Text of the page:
Severity of illness crucial when pursuing SSDI benefits

by Jun 27, 2015

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People who are seeking disability benefits generally understand that there are several criteria that must be met in order for an application to be successful. The condition must be properly diagnosed and appear on the list of impairments developed by the Social Security Administration. An applicant must also have paid a certain amount in Social Security to receive benefits.

But even if all these requirements are met, a claim for disability benefits can still be denied if an administrative judge determines that a condition is not severe enough to qualify for disability.

In an article that appears on our website, we discussed a specific case involving woman who was denied benefits because it was determined that her conditions — psoriasis and psoriatic arthritis — were not severe enough to categorize her as disabled.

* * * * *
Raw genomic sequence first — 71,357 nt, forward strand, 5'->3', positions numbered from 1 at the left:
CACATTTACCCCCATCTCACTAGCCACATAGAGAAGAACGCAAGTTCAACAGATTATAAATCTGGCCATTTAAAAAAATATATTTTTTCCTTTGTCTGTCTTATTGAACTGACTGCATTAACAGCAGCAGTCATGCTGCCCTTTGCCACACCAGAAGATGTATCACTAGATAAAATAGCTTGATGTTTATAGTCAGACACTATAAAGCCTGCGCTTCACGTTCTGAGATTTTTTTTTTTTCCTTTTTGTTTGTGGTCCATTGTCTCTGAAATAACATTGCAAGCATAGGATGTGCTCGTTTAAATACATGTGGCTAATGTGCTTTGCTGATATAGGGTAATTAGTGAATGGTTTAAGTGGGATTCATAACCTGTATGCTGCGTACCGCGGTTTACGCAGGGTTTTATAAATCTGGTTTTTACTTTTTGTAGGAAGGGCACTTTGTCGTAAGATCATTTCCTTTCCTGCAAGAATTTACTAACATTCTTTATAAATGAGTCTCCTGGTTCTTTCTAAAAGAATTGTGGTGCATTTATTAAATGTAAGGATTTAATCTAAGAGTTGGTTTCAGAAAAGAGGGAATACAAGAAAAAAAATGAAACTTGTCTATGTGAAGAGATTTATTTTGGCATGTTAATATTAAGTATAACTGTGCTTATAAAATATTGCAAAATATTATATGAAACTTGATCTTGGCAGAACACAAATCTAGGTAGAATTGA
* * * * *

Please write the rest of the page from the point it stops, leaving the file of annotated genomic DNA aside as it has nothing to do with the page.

However, the condition worsened over time and she continued to pursue benefits even though her application had been denied three times. Finally, the Sixth Circuit got involved and reviewed the latest denial.

Ultimately, it was ruled that her condition was in fact severe enough to qualify as disabling and previous rulings failed to take into account the entirety of the woman’s situation and the overall progression. Instead, earlier judges had put too much importance on “periodic instances of improvement.”

This case should serve as a reminder of two things. First, it can be crucial that applicants stay persistent and not lose hope in the event that an application is denied. There are options for appeals that can lead to a much more favorable outcome. Second, it highlights the importance of proving severity. In many cases, this is shown through medical histories, courses of treatment and medical evaluations conducted by a treating source.

In order to prepare for this process and these challenges, it can be a good idea to discuss your case with an attorney. Legal representation can be quite helpful in the preparation of your application and the filing of an appeal, if necessary.